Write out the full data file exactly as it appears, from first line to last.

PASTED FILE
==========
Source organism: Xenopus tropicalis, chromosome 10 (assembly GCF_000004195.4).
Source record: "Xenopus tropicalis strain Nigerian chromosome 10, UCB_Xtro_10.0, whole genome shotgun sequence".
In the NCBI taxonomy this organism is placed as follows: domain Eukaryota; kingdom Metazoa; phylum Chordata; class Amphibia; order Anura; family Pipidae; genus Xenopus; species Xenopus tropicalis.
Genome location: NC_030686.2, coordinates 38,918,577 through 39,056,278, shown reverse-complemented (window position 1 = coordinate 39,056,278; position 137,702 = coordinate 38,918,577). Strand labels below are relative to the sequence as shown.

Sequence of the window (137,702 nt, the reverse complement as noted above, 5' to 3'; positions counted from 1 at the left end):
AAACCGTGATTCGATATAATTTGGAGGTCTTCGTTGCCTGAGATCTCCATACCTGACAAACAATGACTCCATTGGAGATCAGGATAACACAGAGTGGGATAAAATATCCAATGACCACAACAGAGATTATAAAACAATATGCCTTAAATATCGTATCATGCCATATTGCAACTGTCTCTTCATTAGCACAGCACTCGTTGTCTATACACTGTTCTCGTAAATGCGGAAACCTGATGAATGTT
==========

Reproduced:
Source organism: Xenopus tropicalis, chromosome 10 (assembly GCF_000004195.4).
Source record: "Xenopus tropicalis strain Nigerian chromosome 10, UCB_Xtro_10.0, whole genome shotgun sequence".
In the NCBI taxonomy this organism is placed as follows: domain Eukaryota; kingdom Metazoa; phylum Chordata; class Amphibia; order Anura; family Pipidae; genus Xenopus; species Xenopus tropicalis.
Genome location: NC_030686.2, coordinates 38,918,577 through 39,056,278, shown reverse-complemented (window position 1 = coordinate 39,056,278; position 137,702 = coordinate 38,918,577). Strand labels below are relative to the sequence as shown.

Sequence of the window (137,702 nt, the reverse complement as noted above, 5' to 3'; positions counted from 1 at the left end):
AAACCGTGATTCGATATAATTTGGAGGTCTTCGTTGCCTGAGATCTCCATACCTGACAAACAATGACTCCATTGGAGATCAGGATAACACAGAGTGGGATAAAATATCCAATGACCACAACAGAGATTATAAAACAATATGCCTTAAATATCGTATCATGCCATATTGCAACTGTCTCTTCATTAGCACAGCACTCGTTGTCTATACACTGTTCTCGTAAATGCGGAAACCTGATGAATGTT